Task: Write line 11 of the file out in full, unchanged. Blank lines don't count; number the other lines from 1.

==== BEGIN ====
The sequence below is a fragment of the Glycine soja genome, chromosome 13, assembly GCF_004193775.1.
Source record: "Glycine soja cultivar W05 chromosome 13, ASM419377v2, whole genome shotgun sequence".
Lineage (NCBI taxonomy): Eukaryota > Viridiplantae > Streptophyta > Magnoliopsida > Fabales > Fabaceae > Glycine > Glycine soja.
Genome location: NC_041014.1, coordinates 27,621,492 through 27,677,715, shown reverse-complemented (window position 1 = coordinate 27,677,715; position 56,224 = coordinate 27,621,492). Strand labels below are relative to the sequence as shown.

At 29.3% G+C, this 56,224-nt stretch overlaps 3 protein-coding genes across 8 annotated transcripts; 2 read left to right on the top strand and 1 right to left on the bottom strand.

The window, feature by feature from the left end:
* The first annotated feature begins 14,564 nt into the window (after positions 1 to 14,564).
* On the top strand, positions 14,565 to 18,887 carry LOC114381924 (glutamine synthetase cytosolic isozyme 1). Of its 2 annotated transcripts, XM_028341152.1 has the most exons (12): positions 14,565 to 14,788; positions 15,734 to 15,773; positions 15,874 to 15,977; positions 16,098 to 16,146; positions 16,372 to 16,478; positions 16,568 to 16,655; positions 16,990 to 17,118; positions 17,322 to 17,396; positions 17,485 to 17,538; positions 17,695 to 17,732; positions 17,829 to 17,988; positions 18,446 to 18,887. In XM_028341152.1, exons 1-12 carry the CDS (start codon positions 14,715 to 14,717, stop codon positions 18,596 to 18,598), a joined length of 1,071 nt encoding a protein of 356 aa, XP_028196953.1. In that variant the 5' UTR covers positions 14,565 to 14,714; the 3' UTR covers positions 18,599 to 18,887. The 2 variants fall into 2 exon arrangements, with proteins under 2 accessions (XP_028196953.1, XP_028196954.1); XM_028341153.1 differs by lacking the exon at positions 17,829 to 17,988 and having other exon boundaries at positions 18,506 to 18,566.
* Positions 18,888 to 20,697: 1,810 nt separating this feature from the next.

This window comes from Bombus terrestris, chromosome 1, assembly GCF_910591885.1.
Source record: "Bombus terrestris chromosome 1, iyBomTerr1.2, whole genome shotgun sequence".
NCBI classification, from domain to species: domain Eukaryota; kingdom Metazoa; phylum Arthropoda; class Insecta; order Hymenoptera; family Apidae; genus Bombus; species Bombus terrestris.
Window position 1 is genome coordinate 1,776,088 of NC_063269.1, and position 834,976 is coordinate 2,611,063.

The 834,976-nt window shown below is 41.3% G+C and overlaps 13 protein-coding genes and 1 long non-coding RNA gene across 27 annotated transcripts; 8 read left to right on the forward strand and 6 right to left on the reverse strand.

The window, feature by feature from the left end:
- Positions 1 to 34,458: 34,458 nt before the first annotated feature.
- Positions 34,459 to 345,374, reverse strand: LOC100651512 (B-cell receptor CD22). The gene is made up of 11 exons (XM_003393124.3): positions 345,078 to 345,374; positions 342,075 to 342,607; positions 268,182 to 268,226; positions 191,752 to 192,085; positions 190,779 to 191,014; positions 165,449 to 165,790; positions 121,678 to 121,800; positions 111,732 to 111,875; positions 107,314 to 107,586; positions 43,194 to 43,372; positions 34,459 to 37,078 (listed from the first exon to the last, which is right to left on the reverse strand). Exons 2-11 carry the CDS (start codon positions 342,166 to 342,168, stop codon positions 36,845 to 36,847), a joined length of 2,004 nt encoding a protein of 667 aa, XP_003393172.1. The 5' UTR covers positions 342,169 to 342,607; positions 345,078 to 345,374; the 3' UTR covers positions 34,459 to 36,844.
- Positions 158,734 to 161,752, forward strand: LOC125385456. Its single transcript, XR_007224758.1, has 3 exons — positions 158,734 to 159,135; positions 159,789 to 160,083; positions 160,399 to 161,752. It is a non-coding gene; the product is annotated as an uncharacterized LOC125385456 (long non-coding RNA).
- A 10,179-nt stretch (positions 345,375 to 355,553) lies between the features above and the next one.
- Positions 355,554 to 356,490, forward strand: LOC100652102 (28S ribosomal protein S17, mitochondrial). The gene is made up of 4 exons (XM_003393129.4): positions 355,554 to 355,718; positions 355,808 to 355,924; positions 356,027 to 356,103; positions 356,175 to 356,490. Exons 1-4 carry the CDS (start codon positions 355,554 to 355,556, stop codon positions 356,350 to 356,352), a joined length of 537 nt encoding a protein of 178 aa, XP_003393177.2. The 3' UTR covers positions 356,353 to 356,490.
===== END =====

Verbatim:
Source record: "Bombus terrestris chromosome 1, iyBomTerr1.2, whole genome shotgun sequence".